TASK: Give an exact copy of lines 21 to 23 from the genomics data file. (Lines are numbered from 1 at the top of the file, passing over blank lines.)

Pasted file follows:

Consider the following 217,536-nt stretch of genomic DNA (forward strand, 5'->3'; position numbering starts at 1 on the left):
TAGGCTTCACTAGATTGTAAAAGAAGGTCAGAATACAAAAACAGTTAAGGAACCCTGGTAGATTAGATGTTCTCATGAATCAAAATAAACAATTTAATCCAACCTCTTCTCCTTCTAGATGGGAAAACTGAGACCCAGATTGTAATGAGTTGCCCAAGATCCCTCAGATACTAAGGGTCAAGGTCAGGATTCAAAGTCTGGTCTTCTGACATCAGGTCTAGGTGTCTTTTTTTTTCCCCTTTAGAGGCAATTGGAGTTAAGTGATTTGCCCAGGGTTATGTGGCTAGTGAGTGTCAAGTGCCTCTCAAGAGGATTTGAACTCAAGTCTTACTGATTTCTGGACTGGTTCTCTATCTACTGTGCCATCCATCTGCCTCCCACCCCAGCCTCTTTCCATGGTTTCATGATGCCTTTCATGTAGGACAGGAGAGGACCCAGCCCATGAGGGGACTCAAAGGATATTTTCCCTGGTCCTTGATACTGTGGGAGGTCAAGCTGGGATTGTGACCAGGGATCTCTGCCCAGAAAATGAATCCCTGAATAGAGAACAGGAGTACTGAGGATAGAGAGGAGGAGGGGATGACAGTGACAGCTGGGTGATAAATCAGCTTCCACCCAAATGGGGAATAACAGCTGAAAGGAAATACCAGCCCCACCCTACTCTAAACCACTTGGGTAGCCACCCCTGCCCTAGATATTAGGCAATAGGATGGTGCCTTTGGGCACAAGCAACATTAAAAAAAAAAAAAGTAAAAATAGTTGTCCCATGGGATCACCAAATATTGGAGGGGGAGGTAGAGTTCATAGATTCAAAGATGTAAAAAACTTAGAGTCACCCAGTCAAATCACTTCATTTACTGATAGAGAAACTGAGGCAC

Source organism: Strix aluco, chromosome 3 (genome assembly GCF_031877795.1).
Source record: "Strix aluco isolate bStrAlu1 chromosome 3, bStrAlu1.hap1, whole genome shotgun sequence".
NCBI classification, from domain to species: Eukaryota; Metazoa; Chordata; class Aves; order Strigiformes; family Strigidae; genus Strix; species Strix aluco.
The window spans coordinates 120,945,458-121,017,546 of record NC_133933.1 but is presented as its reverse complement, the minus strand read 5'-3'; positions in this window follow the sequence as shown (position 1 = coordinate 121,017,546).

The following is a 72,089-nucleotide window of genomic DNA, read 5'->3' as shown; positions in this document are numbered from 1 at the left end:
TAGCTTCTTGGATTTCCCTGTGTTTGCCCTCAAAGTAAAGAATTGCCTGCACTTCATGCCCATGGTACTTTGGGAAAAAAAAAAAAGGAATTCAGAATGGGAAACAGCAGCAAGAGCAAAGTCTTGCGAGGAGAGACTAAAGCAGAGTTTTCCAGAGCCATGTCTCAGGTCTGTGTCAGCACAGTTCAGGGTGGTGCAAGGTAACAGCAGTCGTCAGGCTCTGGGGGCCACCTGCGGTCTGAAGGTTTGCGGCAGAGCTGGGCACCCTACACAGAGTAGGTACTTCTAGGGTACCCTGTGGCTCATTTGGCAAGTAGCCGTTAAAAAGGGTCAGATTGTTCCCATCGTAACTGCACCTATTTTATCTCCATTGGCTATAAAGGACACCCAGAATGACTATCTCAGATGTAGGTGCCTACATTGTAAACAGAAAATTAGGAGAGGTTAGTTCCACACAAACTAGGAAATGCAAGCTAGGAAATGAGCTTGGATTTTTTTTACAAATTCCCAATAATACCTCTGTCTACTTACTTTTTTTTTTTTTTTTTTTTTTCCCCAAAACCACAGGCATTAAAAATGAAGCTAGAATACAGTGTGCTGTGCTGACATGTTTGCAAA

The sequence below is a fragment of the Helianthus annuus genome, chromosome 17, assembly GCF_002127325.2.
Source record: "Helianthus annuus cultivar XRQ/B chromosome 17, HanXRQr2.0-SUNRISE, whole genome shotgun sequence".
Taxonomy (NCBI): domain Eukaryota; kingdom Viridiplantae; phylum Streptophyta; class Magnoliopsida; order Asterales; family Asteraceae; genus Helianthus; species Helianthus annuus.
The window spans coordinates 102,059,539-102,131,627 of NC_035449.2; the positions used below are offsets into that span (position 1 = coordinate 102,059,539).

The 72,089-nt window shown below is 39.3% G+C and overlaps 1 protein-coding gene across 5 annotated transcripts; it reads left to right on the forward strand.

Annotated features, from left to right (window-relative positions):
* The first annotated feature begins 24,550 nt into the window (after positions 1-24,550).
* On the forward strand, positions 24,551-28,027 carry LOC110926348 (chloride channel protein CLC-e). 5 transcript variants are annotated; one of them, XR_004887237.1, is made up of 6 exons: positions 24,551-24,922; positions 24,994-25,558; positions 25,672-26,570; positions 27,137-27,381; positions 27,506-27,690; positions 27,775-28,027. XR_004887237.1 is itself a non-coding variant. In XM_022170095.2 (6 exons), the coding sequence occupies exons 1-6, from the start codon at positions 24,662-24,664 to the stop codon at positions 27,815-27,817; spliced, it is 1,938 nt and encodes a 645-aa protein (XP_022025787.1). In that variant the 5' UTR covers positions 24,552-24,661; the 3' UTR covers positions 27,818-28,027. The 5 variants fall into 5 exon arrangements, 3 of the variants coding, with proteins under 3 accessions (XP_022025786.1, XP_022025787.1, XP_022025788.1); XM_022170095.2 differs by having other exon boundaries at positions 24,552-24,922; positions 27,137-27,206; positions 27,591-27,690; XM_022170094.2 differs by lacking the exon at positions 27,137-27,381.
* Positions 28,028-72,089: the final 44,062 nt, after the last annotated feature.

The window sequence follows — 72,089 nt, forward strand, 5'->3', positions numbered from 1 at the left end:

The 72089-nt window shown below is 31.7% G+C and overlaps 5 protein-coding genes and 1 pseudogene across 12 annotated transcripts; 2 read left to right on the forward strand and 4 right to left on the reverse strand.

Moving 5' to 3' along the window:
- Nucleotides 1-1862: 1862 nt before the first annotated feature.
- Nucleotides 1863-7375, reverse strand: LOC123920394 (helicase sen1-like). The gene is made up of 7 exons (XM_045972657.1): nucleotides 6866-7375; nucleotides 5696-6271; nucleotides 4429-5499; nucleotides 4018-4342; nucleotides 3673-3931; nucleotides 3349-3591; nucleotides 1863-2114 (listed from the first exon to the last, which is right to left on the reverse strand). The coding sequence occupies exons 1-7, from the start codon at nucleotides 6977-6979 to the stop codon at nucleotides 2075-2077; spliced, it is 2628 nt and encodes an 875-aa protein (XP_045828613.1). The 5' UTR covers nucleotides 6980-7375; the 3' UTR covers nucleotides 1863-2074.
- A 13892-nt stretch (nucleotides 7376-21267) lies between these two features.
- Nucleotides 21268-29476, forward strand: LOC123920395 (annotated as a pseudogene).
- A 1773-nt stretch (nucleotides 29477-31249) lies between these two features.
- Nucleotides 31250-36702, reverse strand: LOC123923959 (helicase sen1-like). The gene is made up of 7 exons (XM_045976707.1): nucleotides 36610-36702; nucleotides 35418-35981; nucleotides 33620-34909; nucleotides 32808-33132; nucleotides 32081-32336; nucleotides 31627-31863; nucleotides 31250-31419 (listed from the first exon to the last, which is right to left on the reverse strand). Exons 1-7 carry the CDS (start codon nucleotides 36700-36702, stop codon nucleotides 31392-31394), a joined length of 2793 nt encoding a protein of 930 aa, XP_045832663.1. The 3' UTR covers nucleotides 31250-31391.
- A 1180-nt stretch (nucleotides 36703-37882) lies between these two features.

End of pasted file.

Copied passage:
- Nucleotides 1-1862: 1862 nt before the first annotated feature.
- Nucleotides 1863-7375, reverse strand: LOC123920394 (helicase sen1-like). The gene is made up of 7 exons (XM_045972657.1): nucleotides 6866-7375; nucleotides 5696-6271; nucleotides 4429-5499; nucleotides 4018-4342; nucleotides 3673-3931; nucleotides 3349-3591; nucleotides 1863-2114 (listed from the first exon to the last, which is right to left on the reverse strand). The coding sequence occupies exons 1-7, from the start codon at nucleotides 6977-6979 to the stop codon at nucleotides 2075-2077; spliced, it is 2628 nt and encodes an 875-aa protein (XP_045828613.1). The 5' UTR covers nucleotides 6980-7375; the 3' UTR covers nucleotides 1863-2074.
- A 13892-nt stretch (nucleotides 7376-21267) lies between these two features.